Chronic alcohol consumption alters extracellular space geometry and transmitter diffusion in the brain
Silvia de Santis and colleagues, at Santiago Canlas’ lab in the Instituto de Neurociencias (CSIC-UMH), have found a new mechanism of alcohol effects in the brain which may promote addiction through the interaction with the immune system. In this translational study, the authors found increased mean water diffusivity in the cerebral gray matter of humans and rats after chronic alcohol drinking. These alterations appeared shortly after the onset of alcohol consumption in rats, persisted in early abstinence in both rodents and humans, and were associated with a strong decrease in extracellular space barriers. The authors experimentally linked the increased diffusivity in the extracellular space with the activation of microglial cells.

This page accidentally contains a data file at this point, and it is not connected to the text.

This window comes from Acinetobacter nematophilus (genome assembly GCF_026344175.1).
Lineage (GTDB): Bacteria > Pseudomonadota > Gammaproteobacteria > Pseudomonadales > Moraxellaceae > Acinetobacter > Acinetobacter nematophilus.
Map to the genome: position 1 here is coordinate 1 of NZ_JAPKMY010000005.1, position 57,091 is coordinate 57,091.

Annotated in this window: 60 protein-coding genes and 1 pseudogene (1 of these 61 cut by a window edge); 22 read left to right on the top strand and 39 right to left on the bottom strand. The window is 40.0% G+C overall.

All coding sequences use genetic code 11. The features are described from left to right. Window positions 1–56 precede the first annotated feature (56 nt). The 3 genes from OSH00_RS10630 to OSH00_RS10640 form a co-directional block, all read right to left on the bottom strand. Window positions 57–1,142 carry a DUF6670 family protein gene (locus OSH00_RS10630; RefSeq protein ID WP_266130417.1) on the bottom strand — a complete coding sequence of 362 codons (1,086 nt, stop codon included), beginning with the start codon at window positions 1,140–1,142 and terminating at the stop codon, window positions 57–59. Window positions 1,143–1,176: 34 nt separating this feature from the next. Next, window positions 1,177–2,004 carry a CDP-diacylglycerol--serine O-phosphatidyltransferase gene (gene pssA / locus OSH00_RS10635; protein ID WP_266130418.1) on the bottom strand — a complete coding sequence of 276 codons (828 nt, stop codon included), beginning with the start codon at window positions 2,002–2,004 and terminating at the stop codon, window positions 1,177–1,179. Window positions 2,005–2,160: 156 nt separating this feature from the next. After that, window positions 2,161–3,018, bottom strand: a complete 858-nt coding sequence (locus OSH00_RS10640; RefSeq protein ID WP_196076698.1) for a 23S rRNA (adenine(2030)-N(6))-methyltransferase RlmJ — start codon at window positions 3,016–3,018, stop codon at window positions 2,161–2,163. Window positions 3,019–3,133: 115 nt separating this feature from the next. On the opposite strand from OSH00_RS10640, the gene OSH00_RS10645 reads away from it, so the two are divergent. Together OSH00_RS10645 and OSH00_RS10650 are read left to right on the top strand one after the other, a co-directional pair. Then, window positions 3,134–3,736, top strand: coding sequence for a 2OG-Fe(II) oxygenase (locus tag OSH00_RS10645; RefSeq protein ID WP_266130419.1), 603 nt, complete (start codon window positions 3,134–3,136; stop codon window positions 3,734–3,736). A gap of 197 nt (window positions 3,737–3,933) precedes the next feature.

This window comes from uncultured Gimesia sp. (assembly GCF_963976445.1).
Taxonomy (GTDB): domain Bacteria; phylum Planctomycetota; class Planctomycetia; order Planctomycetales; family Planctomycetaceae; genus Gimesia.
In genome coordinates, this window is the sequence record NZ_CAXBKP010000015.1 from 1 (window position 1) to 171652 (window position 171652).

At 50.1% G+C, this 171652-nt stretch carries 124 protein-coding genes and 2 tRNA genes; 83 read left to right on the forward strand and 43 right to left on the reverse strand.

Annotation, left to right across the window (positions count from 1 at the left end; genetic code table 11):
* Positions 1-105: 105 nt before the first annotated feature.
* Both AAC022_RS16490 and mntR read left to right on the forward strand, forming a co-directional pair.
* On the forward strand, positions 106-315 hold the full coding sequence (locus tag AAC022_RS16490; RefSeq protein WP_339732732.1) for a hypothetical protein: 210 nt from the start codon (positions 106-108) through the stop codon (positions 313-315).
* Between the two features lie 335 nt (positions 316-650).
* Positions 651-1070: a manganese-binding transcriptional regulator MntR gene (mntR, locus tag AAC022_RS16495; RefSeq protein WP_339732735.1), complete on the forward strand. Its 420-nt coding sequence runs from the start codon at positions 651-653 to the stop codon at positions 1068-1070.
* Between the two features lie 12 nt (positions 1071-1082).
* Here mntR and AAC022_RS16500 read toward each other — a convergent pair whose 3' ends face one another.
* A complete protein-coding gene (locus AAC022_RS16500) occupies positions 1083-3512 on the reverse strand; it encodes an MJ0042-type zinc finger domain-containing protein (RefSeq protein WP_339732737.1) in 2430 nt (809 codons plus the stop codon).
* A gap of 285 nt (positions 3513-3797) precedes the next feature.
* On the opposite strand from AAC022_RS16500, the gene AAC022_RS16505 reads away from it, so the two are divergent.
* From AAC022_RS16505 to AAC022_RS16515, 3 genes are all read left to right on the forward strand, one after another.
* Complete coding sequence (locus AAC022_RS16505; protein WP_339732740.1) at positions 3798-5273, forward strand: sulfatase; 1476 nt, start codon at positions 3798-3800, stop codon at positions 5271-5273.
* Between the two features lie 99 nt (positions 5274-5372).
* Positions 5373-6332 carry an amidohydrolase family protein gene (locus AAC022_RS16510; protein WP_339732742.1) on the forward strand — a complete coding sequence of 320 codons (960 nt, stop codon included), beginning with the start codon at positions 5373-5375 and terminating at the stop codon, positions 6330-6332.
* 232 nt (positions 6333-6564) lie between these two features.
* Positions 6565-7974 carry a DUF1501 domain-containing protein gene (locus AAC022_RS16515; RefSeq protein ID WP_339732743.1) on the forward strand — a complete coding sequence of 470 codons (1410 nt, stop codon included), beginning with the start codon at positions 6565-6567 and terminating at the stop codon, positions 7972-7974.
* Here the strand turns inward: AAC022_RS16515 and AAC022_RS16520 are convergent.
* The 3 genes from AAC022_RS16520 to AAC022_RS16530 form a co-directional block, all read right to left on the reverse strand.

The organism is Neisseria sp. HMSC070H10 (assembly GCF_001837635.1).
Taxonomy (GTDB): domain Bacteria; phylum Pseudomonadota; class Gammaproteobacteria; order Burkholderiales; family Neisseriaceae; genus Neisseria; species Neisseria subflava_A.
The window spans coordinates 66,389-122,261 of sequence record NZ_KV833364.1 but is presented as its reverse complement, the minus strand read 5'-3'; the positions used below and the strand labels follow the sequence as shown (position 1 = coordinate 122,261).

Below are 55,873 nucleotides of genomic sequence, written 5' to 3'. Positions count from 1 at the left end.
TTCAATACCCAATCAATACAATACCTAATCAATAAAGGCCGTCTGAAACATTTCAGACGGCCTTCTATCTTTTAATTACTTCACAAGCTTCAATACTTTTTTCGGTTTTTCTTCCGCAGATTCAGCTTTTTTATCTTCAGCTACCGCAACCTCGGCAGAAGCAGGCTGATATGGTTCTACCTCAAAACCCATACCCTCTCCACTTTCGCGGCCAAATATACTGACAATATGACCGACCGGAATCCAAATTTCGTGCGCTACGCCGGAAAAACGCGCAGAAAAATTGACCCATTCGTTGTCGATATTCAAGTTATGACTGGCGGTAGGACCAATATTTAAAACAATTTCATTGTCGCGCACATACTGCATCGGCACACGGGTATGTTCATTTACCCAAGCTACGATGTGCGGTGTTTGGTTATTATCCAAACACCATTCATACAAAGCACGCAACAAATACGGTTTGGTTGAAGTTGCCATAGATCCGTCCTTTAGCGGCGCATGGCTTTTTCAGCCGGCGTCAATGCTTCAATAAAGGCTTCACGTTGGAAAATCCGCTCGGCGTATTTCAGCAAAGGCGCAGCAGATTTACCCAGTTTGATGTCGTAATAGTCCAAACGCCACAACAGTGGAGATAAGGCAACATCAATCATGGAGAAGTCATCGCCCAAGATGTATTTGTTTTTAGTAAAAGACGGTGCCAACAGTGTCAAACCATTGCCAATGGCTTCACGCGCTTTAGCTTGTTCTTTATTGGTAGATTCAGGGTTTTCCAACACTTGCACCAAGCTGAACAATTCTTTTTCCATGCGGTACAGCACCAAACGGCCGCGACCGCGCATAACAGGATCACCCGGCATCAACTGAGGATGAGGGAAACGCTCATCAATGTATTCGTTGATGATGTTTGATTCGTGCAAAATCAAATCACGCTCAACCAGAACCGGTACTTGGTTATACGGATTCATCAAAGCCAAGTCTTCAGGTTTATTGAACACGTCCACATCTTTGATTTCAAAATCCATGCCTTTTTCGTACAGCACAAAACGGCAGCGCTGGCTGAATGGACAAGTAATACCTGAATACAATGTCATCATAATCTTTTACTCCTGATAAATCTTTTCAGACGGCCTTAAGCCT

In a previous study, the Canals’ lab showed that alcohol-driven alterations in the brain continue in the early abstinence phase. Those results, based on MRI measurements of brain diffusivity, could be explained by different mechanisms, including a demyelinating process or a glial reaction. The new study published is Science Advances, now demonstrates that this alcohol effect is mediated by the brain’s immune cells and potentiates volume neurotransmission in the extracellular space. This mechanism of neurotransmission is used by molecules like dopamine, particularly important in the reward system and addiction processes. A poorly understood conundrum in the field is how alcohol produces its potent addictive effects despite being a weak reinforce. The authors conclude that increased diffusivity in the extracellular space might be a new alcohol mechanism for addiction by potentiating dopamine’s far-reaching effects. The study further suggests new targets for therapeutic intervention directed towards the brain-immune system interaction.
This study has been developed in the context of a broad European collaboration by researchers from the UMH-CSIC Institute of Neurosciences in Alicante, the Polytechnic University of Valencia, the German Central Institute of Mental Health, the University of Camerino (Italy) and the Charles University of Prague (Czech Republic).